One of the biggest Minecraft server hosting providers has reportedly leaked access to its website source code, potentially putting gamers at risk.
Australian company Shockbyte, which amasses annual revenues of as much as $10 million, provides hosting for a range of popular games, including Minecraft, Counter-Strike, and Assetto Corsa.
But according to the Cybernews research team, the website’s source code private repository location, its credentials, and Shockbyte’s Git index file, were all leaked.
Minecraft server provider leaked source code
Cybernews says that attackers exploiting the vulnerability could not only have manipulated the company’s website, but also moved laterally to the game servers hosted by Shockbyte, thus manipulating code running on the Minecraft servers and affecting gamers directly.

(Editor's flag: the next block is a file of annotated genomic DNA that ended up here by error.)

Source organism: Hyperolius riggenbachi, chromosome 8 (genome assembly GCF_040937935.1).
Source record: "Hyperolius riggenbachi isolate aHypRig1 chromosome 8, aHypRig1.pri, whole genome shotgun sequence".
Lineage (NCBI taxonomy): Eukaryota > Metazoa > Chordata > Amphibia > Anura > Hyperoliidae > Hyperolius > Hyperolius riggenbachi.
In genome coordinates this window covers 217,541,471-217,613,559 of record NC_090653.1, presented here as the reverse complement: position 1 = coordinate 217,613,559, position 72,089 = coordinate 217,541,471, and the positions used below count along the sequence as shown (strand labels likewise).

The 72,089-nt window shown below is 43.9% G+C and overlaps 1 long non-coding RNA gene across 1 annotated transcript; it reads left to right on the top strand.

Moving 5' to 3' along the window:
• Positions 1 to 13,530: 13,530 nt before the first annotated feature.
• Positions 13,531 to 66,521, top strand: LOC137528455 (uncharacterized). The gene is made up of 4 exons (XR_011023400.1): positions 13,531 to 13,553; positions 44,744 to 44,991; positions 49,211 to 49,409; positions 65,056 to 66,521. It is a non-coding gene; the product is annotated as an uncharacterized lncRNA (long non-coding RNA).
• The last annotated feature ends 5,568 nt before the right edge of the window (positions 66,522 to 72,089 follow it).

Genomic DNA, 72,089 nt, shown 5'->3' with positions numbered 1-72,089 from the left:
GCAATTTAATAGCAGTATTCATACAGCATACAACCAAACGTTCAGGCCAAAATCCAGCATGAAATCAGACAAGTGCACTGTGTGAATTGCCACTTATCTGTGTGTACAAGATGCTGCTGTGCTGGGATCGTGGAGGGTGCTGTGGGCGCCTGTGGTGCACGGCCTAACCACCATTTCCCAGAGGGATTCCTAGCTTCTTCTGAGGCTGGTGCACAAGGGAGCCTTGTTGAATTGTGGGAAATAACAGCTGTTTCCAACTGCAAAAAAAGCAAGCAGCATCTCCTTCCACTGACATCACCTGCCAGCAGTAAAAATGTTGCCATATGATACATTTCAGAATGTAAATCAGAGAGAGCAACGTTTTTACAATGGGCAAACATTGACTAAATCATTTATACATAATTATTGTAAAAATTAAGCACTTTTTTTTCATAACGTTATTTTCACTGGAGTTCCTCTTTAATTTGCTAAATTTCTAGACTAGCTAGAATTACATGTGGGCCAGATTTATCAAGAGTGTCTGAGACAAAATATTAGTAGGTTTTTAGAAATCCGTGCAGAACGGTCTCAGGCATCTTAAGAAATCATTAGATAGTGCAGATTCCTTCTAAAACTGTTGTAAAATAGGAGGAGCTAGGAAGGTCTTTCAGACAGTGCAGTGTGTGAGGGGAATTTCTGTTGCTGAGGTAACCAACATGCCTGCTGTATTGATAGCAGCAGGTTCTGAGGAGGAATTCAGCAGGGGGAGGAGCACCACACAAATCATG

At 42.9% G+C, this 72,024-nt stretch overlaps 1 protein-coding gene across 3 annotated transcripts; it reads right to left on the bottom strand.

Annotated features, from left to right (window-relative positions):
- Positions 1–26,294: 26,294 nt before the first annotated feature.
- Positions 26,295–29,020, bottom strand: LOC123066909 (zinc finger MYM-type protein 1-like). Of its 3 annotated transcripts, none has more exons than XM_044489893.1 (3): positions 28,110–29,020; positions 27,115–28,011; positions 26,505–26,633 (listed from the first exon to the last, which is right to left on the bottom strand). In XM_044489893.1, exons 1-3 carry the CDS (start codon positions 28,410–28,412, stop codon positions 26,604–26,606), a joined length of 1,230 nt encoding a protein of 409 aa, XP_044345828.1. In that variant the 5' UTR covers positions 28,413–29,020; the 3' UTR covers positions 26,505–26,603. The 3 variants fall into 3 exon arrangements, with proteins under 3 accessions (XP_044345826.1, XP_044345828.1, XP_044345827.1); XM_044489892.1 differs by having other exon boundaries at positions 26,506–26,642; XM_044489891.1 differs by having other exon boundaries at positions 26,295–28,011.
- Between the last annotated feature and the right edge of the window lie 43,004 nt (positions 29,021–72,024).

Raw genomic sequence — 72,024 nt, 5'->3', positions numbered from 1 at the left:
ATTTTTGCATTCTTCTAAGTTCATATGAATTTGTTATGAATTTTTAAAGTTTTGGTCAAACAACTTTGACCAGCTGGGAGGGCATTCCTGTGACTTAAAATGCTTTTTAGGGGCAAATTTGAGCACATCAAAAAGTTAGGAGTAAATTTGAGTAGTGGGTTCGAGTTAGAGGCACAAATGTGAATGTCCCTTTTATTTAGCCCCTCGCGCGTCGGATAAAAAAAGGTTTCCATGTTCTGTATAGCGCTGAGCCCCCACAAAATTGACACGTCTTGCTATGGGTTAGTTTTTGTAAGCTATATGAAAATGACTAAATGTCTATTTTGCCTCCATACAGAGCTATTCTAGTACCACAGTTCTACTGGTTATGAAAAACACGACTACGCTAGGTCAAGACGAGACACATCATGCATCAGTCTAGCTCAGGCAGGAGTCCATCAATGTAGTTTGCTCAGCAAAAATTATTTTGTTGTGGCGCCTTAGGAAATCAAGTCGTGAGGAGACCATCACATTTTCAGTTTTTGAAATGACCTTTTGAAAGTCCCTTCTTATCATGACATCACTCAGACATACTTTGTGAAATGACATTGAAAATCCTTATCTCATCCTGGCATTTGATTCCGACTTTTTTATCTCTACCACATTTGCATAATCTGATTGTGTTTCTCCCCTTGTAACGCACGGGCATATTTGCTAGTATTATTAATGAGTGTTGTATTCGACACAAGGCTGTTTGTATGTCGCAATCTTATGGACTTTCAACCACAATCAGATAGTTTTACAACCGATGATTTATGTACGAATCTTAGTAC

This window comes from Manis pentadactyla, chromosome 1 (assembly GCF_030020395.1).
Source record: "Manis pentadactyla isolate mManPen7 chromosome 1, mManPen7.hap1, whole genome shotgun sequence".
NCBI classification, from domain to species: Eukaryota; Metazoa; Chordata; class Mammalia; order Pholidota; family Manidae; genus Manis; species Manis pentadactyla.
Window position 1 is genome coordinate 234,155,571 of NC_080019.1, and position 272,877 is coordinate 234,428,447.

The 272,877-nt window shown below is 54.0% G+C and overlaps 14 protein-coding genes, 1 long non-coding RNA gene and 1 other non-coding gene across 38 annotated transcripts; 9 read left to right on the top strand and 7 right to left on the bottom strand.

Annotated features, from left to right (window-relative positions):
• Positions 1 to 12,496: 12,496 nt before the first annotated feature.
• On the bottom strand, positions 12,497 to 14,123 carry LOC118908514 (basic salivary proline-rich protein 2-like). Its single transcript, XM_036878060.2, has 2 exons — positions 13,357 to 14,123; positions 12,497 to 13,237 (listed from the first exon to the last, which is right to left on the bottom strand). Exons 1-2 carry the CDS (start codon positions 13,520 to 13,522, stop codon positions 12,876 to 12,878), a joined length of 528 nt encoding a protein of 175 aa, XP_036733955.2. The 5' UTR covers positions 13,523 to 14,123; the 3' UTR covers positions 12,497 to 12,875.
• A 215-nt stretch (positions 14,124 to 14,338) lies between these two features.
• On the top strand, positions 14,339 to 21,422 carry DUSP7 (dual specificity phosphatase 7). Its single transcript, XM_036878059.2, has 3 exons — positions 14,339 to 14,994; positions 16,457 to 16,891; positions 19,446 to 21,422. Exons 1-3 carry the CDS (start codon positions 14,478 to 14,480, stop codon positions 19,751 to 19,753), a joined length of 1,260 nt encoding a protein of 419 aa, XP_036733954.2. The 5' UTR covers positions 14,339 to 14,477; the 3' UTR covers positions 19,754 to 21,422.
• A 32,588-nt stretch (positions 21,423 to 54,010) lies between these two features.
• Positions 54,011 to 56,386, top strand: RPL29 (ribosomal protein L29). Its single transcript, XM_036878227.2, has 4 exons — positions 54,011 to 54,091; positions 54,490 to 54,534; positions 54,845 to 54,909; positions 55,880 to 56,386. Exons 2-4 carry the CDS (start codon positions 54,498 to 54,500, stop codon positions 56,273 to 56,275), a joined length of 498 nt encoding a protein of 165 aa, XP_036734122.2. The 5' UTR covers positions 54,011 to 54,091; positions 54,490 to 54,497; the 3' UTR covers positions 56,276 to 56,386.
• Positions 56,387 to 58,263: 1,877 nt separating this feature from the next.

Other concerns are that attackers could modify the code to skim payment information or to install malware.
The leaked token was already expired, but attackers can use this and the other leaked information to ascertain how the website operates, potentially getting access when the website undergoes an update.
Shockbyte told Cybernews that measures had been taken to address what it admits to as having “mistakenly deployed .git directories.” The company did not immediately respond to TechRadar Pro’s request for comment on how this happened, and the steps it’s taking to protect customers and prevent future attacks.
Cybernews said: “Considering the rapid growth of the gaming industry and the increasing reliance on server hosting providers, the security and privacy of users should be a top priority for companies operating in this space.”
Those likely to have been affected are being urged to access their accounts exclusively in secure environments, where cookie attacks are unlikely to happen. More generally, the advice to use strong passwords and two-factor authentication (2FA) still stands.